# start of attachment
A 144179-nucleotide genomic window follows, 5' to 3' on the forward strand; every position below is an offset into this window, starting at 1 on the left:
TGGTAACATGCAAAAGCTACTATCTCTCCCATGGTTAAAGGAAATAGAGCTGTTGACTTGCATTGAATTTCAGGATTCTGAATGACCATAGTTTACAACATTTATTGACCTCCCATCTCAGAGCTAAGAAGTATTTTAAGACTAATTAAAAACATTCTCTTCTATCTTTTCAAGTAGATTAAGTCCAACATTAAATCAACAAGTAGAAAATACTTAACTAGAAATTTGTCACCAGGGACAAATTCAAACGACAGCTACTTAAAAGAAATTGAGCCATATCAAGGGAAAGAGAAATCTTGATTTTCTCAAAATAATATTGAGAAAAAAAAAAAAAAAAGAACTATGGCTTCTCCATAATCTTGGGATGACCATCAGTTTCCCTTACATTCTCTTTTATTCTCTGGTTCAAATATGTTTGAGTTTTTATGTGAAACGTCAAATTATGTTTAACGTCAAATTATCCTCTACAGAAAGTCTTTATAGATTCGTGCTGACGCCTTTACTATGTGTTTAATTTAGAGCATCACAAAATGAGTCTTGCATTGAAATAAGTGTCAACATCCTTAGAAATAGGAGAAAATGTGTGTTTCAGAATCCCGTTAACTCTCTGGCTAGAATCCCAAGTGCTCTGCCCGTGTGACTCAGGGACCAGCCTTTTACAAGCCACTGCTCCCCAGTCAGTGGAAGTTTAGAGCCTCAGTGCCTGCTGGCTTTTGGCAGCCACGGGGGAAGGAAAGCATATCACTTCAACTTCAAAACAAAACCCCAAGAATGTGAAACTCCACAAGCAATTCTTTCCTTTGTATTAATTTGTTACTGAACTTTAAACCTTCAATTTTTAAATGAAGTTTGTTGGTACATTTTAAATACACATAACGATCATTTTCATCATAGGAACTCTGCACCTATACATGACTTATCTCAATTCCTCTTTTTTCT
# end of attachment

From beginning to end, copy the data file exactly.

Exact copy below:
A 144179-nucleotide genomic window follows, 5' to 3' on the forward strand; every position below is an offset into this window, starting at 1 on the left:
TGGTAACATGCAAAAGCTACTATCTCTCCCATGGTTAAAGGAAATAGAGCTGTTGACTTGCATTGAATTTCAGGATTCTGAATGACCATAGTTTACAACATTTATTGACCTCCCATCTCAGAGCTAAGAAGTATTTTAAGACTAATTAAAAACATTCTCTTCTATCTTTTCAAGTAGATTAAGTCCAACATTAAATCAACAAGTAGAAAATACTTAACTAGAAATTTGTCACCAGGGACAAATTCAAACGACAGCTACTTAAAAGAAATTGAGCCATATCAAGGGAAAGAGAAATCTTGATTTTCTCAAAATAATATTGAGAAAAAAAAAAAAAAAAGAACTATGGCTTCTCCATAATCTTGGGATGACCATCAGTTTCCCTTACATTCTCTTTTATTCTCTGGTTCAAATATGTTTGAGTTTTTATGTGAAACGTCAAATTATGTTTAACGTCAAATTATCCTCTACAGAAAGTCTTTATAGATTCGTGCTGACGCCTTTACTATGTGTTTAATTTAGAGCATCACAAAATGAGTCTTGCATTGAAATAAGTGTCAACATCCTTAGAAATAGGAGAAAATGTGTGTTTCAGAATCCCGTTAACTCTCTGGCTAGAATCCCAAGTGCTCTGCCCGTGTGACTCAGGGACCAGCCTTTTACAAGCCACTGCTCCCCAGTCAGTGGAAGTTTAGAGCCTCAGTGCCTGCTGGCTTTTGGCAGCCACGGGGGAAGGAAAGCATATCACTTCAACTTCAAAACAAAACCCCAAGAATGTGAAACTCCACAAGCAATTCTTTCCTTTGTATTAATTTGTTACTGAACTTTAAACCTTCAATTTTTAAATGAAGTTTGTTGGTACATTTTAAATACACATAACGATCATTTTCATCATAGGAACTCTGCACCTATACATGACTTATCTCAATTCCTCTTTTTTCT